Saluda Painter Approaches Landscapes, Urban Scenes, and Still Life with a Singular Eye

Jim Carson captures the sublime in the everyday. Portrait by Amos Moses.

For Saluda artist Jim Carson, family played an important role in his artistic career, one delayed by parental misgivings despite his evident talent during childhood for drawing and painting. “Neither my father nor mother were artists, and in fact, [they] were resistant to me becoming one,” Carson remembers of his early creative instincts. “My father was a banker and thought that painting was too far out of the mainstream for me.” But decades later, in the midst of a three-decade career at a law firm in his native Macon, Georgia, his wife gave him the Christmas gift of a painting course.

His interest was reignited. “It quickly became a passion,” Carson says, “but still just a hobby.”

Now, more than 30 years after that Christmas present and 18 years after retiring to Saluda, Carson enjoys a nationally recognized reputation for his impressionistic oils and his careful balance of color and texture. Contemplative and infused with light, Carson’s work captures the sublime in the everyday, from interiors and street scenes to landscapes and seascapes. “I didn’t want to be an artist who was known for painting just one or two subjects,” he explains. “So what I try to do is find the design of light and shadow patterns as they fall through a scene, whether it’s a still life, a landscape or a cityscape, or an interior. The subtleties of the temperature changes in those shadows and light can make a painting ‘pop.’”

Roses in Montford

His talent is even more remarkable given that, in keeping with his parents’ wishes, Carson never attended art school. But in another boost from family ties, his sister-in-law saw his potential early on and displayed some of Carson’s “hobby” work in her interior-design shop in Augusta. Some of them quickly sold, which did not go unnoticed by the frame shop and gallery across the street that soon became a second outlet for Carson’s work. “They sold there, as well,” Carson recalls, “and that gave me the courage to be in a gallery in my own town, in Macon.” Other galleries and more sales encouraged Carson even more, so that a full-time career seemed possible when he retired from law practice in 2003.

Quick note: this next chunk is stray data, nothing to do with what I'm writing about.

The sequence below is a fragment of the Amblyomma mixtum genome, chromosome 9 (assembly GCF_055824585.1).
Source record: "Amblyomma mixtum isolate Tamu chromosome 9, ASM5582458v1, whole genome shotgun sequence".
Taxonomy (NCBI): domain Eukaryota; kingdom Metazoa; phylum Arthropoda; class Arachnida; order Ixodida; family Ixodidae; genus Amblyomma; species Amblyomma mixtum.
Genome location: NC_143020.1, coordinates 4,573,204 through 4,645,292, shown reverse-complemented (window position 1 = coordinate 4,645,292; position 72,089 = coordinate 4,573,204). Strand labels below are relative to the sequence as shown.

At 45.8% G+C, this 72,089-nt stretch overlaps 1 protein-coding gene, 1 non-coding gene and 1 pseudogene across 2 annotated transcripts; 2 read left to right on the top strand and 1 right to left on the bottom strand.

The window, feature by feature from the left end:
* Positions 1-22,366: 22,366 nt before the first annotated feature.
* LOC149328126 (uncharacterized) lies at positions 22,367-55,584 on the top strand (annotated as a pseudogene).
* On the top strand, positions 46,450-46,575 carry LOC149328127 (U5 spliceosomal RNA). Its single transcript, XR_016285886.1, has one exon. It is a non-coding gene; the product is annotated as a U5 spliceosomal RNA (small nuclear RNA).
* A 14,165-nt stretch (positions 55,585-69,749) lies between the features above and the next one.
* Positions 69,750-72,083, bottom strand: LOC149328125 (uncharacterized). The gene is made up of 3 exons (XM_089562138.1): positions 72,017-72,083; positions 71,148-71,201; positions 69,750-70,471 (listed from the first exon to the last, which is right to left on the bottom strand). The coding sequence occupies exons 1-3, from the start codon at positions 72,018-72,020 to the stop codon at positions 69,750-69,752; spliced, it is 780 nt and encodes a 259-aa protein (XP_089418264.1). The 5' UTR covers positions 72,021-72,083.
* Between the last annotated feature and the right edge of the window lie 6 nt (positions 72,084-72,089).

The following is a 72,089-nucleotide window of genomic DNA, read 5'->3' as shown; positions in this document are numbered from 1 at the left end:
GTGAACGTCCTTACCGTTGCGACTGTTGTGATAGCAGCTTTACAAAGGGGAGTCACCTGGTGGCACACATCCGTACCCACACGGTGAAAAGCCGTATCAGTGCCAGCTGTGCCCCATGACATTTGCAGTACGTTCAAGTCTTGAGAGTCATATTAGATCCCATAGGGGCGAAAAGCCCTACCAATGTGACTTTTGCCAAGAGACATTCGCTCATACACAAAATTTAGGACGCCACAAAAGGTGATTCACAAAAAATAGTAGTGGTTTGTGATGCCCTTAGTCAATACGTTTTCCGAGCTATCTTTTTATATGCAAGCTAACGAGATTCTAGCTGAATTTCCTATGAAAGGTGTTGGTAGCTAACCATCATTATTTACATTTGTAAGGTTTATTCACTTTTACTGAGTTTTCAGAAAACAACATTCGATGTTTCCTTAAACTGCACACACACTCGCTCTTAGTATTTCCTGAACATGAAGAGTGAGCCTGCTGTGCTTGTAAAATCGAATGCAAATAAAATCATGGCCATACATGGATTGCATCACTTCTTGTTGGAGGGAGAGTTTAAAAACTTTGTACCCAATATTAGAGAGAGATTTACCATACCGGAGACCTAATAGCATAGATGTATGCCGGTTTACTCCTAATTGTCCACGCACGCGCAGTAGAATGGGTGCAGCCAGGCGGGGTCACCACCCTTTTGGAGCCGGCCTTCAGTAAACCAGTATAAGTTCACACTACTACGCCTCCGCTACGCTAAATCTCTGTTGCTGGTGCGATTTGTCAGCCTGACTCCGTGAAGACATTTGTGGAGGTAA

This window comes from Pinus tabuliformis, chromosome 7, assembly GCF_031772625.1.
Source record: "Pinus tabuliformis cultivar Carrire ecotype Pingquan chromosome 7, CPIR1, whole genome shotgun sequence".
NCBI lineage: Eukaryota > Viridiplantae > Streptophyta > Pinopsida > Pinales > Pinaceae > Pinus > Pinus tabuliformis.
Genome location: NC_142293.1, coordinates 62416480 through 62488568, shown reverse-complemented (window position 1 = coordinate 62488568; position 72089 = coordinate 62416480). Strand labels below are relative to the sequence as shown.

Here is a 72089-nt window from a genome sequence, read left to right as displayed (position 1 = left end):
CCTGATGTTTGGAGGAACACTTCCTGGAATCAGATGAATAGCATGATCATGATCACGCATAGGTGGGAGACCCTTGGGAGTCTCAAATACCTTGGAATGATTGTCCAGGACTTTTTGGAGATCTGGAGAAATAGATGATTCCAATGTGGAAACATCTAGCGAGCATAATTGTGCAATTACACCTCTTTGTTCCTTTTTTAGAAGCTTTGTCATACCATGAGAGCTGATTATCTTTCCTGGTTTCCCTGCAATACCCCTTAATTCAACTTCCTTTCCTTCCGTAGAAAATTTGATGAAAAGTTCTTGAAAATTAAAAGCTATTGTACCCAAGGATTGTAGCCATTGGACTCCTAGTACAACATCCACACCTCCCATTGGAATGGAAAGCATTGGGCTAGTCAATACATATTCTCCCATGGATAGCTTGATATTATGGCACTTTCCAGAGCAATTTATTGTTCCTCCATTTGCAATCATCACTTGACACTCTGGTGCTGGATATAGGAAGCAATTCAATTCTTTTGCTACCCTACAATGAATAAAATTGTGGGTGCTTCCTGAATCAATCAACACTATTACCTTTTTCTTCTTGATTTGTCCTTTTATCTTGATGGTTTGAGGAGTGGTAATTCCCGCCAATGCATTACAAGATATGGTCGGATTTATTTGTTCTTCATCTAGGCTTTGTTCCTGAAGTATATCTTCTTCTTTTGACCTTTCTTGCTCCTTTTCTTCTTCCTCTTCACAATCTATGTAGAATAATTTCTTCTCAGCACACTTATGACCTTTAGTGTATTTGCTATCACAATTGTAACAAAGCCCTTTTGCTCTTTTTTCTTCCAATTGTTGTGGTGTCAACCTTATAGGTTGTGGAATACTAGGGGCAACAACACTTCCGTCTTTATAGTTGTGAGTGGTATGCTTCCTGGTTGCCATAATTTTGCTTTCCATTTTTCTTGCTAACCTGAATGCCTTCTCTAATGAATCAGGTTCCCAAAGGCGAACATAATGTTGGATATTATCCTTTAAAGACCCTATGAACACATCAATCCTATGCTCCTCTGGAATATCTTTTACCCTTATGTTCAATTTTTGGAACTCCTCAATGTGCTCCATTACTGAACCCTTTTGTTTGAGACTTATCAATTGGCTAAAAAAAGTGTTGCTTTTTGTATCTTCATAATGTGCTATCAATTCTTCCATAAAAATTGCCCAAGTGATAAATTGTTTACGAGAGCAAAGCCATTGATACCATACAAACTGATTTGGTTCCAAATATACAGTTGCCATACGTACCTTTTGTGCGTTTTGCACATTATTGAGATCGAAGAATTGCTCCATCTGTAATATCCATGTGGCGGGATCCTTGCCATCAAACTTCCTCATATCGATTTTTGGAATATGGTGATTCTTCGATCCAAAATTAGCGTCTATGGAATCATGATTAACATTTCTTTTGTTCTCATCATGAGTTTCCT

Roses in Montford

As that marker of later life approached, Carson began studying seriously with fellow Macon artist Marianne Dunn, from whom he absorbed the fundamentals of light, shadow, and shape. “She was a wonderful artist, teacher, and person,” Carson says. “Without her and the special attention she offered me, I would not be here.”

Equally significant in Carson’s growth was a chance meeting at a plein air festival in Wisconsin some years later with Atlanta-based painter James Richards, another master of shape and color. “I loved his work and eventually signed up for one of his workshops in Atlanta, and that led to a mentoring relationship which lasted for years,” Carson says. “He brought me up to levels that I would never have dreamed of reaching.” Carson attributes Richards’ mentoring for his acceptance as a signature member of the American Impressionist Society and Oil Painters of America, along with membership in New York’s venerable Salmagundi Club.

The Bowery

This fall, Carson will serve on the faculty for the annual Plein Air South festival in Florida and will be a presence at the Plein Air Painters of the Southeast show in Tennessee.

Both Dunn and Richards impressed upon Carson the same lesson he now imparts in his own workshops — breaking a scene down into basic shapes. “It’s definitely the way to begin,” Carson says, “and then seeing smaller shapes within those big shapes. Painting ‘things’ is hard, but painting shapes can be easy. And that start is as good for painting as an impressionist or as a photorealist.”

Black Eyes

Although plein air painting remains Carson’s first love, his studio work (based on his own photos) accounts for a significant part of his oeuvre. And much of it is inspired by the rugged foothills terrain and cultural life of Saluda.

“When the decision to give art a full-time chance came along, Saluda seemed a much better option than Macon,” Carson says. “Eighteen years later, things are still going well.”

Jim Carson, 20 Main St. #2, Saluda. (Carson’s work is also carried regionally at Crown Gallery in Blowing Rock). To schedule a private gallery visit, see, call 828-749-3702, or e-mail

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